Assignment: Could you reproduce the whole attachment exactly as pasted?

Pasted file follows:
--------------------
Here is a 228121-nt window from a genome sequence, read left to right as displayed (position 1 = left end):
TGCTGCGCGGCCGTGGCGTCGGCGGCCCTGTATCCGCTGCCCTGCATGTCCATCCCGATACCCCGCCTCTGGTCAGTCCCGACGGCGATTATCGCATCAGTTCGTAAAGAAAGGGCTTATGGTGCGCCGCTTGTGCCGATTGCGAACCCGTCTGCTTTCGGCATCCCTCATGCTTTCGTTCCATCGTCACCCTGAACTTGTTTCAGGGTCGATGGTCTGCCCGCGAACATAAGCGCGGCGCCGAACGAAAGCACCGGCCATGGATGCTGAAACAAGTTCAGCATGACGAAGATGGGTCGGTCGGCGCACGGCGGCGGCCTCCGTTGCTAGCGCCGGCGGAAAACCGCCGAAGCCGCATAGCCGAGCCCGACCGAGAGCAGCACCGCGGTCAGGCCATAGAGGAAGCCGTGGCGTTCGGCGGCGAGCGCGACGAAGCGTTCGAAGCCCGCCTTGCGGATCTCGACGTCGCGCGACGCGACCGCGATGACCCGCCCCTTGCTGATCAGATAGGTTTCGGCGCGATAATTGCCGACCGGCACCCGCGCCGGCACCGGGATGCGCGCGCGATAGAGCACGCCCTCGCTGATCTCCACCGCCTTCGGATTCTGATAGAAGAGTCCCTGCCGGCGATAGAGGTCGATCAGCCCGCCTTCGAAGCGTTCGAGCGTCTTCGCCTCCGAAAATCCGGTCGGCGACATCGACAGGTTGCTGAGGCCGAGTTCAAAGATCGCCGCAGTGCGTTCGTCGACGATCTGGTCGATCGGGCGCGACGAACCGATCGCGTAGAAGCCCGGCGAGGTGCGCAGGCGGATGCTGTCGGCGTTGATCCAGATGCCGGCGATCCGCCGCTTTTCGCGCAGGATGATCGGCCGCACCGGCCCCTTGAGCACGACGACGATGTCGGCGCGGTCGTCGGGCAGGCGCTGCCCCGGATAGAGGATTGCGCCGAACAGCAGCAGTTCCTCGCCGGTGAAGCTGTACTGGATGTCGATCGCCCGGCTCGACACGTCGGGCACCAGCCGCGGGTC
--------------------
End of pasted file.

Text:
Here is a 228121-nt window from a genome sequence, read left to right as displayed (position 1 = left end):
TGCTGCGCGGCCGTGGCGTCGGCGGCCCTGTATCCGCTGCCCTGCATGTCCATCCCGATACCCCGCCTCTGGTCAGTCCCGACGGCGATTATCGCATCAGTTCGTAAAGAAAGGGCTTATGGTGCGCCGCTTGTGCCGATTGCGAACCCGTCTGCTTTCGGCATCCCTCATGCTTTCGTTCCATCGTCACCCTGAACTTGTTTCAGGGTCGATGGTCTGCCCGCGAACATAAGCGCGGCGCCGAACGAAAGCACCGGCCATGGATGCTGAAACAAGTTCAGCATGACGAAGATGGGTCGGTCGGCGCACGGCGGCGGCCTCCGTTGCTAGCGCCGGCGGAAAACCGCCGAAGCCGCATAGCCGAGCCCGACCGAGAGCAGCACCGCGGTCAGGCCATAGAGGAAGCCGTGGCGTTCGGCGGCGAGCGCGACGAAGCGTTCGAAGCCCGCCTTGCGGATCTCGACGTCGCGCGACGCGACCGCGATGACCCGCCCCTTGCTGATCAGATAGGTTTCGGCGCGATAATTGCCGACCGGCACCCGCGCCGGCACCGGGATGCGCGCGCGATAGAGCACGCCCTCGCTGATCTCCACCGCCTTCGGATTCTGATAGAAGAGTCCCTGCCGGCGATAGAGGTCGATCAGCCCGCCTTCGAAGCGTTCGAGCGTCTTCGCCTCCGAAAATCCGGTCGGCGACATCGACAGGTTGCTGAGGCCGAGTTCAAAGATCGCCGCAGTGCGTTCGTCGACGATCTGGTCGATCGGGCGCGACGAACCGATCGCGTAGAAGCCCGGCGAGGTGCGCAGGCGGATGCTGTCGGCGTTGATCCAGATGCCGGCGATCCGCCGCTTTTCGCGCAGGATGATCGGCCGCACCGGCCCCTTGAGCACGACGACGATGTCGGCGCGGTCGTCGGGCAGGCGCTGCCCCGGATAGAGGATTGCGCCGAACAGCAGCAGTTCCTCGCCGGTGAAGCTGTACTGGATGTCGATCGCCCGGCTCGACACGTCGGGCACCAGCCGCGGGTC